These are symptoms of a majoritarian view of nationalism that is destroying the fundamental principles of a secular Constitution. Our western neighbour should be grateful to these ultra-nationalists who are preparing the ground for the development of genuine India-baiters, within the State that we proudly call our own. Tagore was sceptical of Gandhi’s claim that the non-cooperation movement that he had launched would necessarily lead to the growth of Hindu-Muslim amity; perhaps he had realised that these differences had deeper socio-economic roots and therefore sought to give a broader dimension to the meaning of nationalism.

The scenario in Pakistan is still more distressing as thousands of innocent people have lost their lives over the last ten years as radical Sunnis confront the Shias and other minorities, with the government still trying to distinguish between the “good” Taliban and such other militant religious organisations that may be used to destabilise the neighbouring countries. The “bad” Taliban are turning against the government.

The situation in Bangladesh is no better. The setting up of territorial nation-states in South Asia on the basis of religious or ethnic identities have not brought about any improvement in the lives of people. These countries have failed, in varying degrees, to instill among them the sense of being members of a community based on harmony and understanding. The time has come to seriously ponder over this and try to emphasise the common cultural heritage of the region, and the similar problems of development they are facing, without necessarily ignoring the geo-political divisions. That may not solve all the problems of the region, but may lead to improvements in intra-state and interstate relations. Tagore’s ideas may be relevant in that context.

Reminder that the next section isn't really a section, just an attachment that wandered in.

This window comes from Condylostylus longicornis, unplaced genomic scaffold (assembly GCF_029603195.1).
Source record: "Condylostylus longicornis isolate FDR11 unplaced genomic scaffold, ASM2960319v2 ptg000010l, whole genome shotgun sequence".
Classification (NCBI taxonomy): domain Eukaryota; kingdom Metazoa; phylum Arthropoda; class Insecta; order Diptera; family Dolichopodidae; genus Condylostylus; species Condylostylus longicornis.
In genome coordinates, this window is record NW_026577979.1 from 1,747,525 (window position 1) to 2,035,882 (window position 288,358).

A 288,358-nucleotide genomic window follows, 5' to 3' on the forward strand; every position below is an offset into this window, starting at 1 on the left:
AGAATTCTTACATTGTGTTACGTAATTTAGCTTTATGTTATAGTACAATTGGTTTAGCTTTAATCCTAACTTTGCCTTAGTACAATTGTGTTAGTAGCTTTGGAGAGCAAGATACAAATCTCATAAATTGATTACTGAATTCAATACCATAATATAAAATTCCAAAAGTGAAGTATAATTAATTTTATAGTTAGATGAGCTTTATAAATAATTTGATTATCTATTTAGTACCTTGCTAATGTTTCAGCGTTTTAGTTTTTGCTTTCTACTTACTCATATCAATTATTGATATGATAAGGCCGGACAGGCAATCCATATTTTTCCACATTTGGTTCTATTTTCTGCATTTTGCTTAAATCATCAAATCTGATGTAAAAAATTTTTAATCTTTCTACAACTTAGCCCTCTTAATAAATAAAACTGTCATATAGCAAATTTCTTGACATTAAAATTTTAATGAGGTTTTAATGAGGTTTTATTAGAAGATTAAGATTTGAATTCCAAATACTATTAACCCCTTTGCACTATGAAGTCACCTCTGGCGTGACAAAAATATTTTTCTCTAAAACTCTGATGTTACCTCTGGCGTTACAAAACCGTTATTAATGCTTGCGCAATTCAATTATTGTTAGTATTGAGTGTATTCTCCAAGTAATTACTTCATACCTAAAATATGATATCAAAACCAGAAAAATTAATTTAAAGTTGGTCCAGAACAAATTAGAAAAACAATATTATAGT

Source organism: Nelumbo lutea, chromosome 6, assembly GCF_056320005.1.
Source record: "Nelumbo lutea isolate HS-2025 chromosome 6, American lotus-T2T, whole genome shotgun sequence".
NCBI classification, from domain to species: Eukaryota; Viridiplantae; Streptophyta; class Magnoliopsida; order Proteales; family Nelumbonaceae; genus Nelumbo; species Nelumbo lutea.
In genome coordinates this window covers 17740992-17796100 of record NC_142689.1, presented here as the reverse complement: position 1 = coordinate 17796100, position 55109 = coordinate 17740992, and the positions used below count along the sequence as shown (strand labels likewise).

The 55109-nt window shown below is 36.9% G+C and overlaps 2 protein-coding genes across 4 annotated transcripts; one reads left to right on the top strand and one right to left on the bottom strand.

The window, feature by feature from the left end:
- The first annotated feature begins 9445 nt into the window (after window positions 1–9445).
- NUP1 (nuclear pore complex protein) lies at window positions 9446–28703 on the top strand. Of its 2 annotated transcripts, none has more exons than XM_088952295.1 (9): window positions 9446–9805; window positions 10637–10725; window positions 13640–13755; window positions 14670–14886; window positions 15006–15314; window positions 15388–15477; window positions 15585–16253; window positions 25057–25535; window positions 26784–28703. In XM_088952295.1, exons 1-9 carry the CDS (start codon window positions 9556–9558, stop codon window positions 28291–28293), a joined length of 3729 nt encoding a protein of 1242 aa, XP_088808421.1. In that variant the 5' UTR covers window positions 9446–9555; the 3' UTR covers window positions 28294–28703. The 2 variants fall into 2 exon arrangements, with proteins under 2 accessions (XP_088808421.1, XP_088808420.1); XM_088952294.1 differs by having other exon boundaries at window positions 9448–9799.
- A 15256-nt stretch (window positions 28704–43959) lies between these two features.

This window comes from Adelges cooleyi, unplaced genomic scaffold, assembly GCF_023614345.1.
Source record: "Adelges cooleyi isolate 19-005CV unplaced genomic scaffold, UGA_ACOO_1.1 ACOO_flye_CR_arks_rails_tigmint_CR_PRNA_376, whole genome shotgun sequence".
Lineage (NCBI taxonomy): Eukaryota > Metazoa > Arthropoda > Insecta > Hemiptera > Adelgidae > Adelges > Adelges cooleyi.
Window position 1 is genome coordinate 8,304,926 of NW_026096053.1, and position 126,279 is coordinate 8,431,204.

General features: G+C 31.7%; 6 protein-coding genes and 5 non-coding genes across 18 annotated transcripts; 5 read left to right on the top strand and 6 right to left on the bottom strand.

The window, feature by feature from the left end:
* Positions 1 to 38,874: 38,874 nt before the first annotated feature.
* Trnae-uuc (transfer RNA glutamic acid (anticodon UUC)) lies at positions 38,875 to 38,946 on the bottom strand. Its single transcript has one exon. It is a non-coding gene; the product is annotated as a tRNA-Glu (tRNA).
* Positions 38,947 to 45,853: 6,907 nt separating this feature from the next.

But the aggeressive stance of India’s neighbours ~ China and Pakistan ~ might militate against the acceptance of this perception. Tagore did not call for disarmament as such, but emphasised the need for reconcilation based on mutual understanding. There are also signs of reevaluation of Tagore’s ideas both in Japan and China, in sync with the emergence of India as a vibrant economic power with considerable clout in the 21st century.

It is revealing that in a survey conducted in 2009, Nehru and Tagore feature in the list of 50 foreigners who are supposed to have contributed to modern China’s devlopment; and in 2015 columnist Raymond Zhou writing about Rabindranath Tagore in the state-run China Daily described him as “Asia’s foremost literary titan and very much beloved in China”. A similar reassessment of Tagore’s ideas seems to have taken place in Japan as well. In 2003, when a Liberal Democratic Party member called for an amendment to the post War pacifist Constitution of Japan, the Japan Times in an editorial “Rabindranath Tagore and Japan”, sounded a note of caution.

It noted that Rabindranath in a letter to Noguchi in 1938 had clearly warned that the Japanese would realise someday that “the aggressive war on China is insignificant as compared to the destruction of the inner spirit of chivalry of Japan, which is proceeding with a ferocious severity”. But recent developments in the Asia-Pacific region, particularly in the policies of China and North Korea and the response of the US and Japan, may dash these hopes.